Vanessa:

19:21

I think it is. Those weren't want interactions. I know it's been personalization. It's been hyper focused on that. Consumer is your entire world. It still is that trying, but I think it's even more focused these days having a conversation and humanizing your brand. I'm Oh, that's nothing new but being able to open up and have those private conversations because I think these days people are really afraid of data and hacking and too much information out there. So private conversations should be where your brand is really turning towards utilizing a lot of your data. I know that's also really scary, but if you do with the correct way, I think people will appreciate it. Finding any eating, carrying those messages through. I'm also thinking completely outside the box like you're doing something. Now flip it on its side, Try something else out. You know, if it fails, be open to that as a learning experience. Um, things are always evolving, so maybe your brand doesn't make sense to go on Tic - Tac tryout. If it doesn't if it flops, you know, now you know it's really about knowing what your audiences and having those one on one conversations building the relationship. Let's go back to the core of these one on one conversations and learning more from your audience and just picking up what they have to say, because big data is scary. People are scared about giving their information like there's an ad that's following you around. Will be that creepy? Be personable - that could take your brand to the whole another level of market research.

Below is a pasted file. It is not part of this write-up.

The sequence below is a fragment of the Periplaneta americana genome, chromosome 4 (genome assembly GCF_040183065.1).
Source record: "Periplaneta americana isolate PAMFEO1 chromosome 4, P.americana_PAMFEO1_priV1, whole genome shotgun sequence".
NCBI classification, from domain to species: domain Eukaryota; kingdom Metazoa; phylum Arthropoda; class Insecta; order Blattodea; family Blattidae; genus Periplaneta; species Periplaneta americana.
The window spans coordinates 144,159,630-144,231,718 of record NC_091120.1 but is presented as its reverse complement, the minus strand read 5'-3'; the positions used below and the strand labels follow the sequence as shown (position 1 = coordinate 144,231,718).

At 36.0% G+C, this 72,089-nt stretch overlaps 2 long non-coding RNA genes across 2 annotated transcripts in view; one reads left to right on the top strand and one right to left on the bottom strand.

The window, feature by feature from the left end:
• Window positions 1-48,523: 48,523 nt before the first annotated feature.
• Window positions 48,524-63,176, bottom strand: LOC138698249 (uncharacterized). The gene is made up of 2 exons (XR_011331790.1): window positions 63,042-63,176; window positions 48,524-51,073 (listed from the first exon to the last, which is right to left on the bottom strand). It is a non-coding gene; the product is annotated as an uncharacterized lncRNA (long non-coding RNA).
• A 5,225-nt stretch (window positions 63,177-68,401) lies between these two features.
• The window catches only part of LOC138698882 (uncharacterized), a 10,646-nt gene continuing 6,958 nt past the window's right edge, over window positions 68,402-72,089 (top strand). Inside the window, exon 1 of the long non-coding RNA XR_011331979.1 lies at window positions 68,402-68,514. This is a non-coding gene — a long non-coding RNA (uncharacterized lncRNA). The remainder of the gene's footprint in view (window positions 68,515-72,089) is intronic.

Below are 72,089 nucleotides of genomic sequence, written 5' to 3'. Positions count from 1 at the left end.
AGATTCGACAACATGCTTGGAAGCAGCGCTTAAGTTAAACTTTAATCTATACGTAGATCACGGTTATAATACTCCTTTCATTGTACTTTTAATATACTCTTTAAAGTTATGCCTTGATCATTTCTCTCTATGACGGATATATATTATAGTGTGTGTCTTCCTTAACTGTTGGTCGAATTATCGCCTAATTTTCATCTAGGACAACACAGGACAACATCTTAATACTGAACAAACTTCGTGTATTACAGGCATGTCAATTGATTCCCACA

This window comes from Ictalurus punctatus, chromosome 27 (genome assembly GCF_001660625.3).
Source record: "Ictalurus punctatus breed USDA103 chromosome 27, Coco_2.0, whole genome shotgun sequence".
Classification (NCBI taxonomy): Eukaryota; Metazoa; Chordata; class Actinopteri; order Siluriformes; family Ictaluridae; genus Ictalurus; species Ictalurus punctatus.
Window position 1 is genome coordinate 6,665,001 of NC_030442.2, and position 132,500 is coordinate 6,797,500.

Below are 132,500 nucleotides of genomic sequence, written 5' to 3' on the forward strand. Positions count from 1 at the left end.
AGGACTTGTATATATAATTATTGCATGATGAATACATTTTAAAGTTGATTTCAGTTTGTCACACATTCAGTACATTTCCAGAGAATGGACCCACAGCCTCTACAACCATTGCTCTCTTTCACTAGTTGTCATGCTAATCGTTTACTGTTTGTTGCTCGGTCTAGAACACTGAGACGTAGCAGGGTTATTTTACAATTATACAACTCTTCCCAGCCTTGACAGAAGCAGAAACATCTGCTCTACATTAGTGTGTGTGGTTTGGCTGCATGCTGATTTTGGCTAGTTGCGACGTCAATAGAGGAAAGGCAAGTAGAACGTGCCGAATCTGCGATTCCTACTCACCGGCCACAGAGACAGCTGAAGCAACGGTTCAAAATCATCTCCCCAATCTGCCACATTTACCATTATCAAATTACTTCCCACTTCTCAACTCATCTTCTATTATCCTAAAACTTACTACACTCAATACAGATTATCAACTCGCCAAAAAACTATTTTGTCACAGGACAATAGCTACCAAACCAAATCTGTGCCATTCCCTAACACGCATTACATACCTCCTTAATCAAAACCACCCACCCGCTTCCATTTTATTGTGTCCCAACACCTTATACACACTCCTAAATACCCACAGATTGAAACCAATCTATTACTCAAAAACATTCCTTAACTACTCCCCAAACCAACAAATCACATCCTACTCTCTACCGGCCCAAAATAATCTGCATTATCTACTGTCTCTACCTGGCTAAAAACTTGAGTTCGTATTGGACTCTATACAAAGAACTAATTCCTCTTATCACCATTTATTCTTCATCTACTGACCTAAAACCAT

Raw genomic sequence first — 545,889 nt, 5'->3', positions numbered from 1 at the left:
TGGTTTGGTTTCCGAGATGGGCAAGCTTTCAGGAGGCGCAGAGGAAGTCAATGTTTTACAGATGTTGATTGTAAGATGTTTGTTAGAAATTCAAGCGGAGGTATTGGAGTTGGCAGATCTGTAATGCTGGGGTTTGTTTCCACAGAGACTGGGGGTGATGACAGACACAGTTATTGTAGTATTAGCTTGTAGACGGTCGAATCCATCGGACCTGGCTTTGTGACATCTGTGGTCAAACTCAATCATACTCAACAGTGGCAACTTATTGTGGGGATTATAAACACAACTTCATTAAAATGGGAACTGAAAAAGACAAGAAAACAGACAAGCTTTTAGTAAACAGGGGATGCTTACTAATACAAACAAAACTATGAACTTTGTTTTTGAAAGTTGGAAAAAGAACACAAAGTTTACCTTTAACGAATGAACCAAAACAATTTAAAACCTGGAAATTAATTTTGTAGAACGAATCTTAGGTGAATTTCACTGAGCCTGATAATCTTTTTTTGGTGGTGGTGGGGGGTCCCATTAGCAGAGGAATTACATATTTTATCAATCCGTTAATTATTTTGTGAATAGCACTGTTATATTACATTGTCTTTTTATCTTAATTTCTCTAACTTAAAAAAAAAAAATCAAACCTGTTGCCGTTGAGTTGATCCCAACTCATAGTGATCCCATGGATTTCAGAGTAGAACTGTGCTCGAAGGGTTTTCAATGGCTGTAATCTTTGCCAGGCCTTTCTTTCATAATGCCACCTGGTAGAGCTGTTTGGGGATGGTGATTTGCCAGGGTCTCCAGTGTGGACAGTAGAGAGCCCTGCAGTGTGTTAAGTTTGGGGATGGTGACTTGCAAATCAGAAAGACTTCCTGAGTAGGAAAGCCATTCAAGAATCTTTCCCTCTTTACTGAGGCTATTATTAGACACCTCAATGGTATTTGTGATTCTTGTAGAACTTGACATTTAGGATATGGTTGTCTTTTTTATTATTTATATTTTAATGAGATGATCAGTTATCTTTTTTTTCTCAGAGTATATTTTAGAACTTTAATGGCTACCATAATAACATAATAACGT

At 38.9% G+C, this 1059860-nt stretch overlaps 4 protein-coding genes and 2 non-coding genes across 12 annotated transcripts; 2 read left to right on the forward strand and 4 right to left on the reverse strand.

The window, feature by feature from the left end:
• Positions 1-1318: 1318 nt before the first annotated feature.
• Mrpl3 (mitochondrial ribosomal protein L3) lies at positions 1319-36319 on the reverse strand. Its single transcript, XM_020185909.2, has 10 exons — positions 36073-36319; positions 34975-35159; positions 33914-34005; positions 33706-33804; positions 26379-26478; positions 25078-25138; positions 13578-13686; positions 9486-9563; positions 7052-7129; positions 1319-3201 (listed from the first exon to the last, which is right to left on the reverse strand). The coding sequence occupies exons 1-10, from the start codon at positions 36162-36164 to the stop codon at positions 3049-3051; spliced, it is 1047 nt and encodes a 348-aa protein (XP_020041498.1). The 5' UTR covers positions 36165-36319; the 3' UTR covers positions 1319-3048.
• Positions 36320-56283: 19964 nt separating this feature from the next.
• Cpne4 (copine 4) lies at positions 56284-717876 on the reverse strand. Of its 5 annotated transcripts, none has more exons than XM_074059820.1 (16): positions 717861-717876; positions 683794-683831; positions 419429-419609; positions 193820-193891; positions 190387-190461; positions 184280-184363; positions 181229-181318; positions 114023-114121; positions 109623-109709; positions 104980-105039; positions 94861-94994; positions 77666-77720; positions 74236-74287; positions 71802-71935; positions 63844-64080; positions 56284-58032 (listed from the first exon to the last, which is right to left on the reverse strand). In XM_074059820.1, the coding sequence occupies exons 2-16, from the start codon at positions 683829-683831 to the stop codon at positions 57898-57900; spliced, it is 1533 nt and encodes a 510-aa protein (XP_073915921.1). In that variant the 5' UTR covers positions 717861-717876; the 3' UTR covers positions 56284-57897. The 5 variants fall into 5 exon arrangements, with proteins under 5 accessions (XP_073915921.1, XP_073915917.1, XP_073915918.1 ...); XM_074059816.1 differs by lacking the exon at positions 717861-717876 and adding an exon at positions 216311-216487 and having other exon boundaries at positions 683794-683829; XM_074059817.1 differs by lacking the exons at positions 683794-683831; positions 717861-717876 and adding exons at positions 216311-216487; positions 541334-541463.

Joe:

20:55

At Adobe we have this digital magazine product, and so I was able to kind of crunch data on all these pretty well known digital magazines and how people were interacting with them. And one interesting trend we saw was the growth in the less social sharing and more message sharing. So people were not necessarily wanting to drop it into Facebook or Twitter or LinkedIn or whatever some mass media product there were more wanting to share it with their mom or their friend or their roommate or their spouse or kids or whatever. So there there was like that growth and more, 1 to 1. So it's been really interesting to kind of see social evolution and how you know, we had so many social products, and that's kind of constricted a little bit and gotten a little bit back more to these one toe one conversations. I think that's really insightful.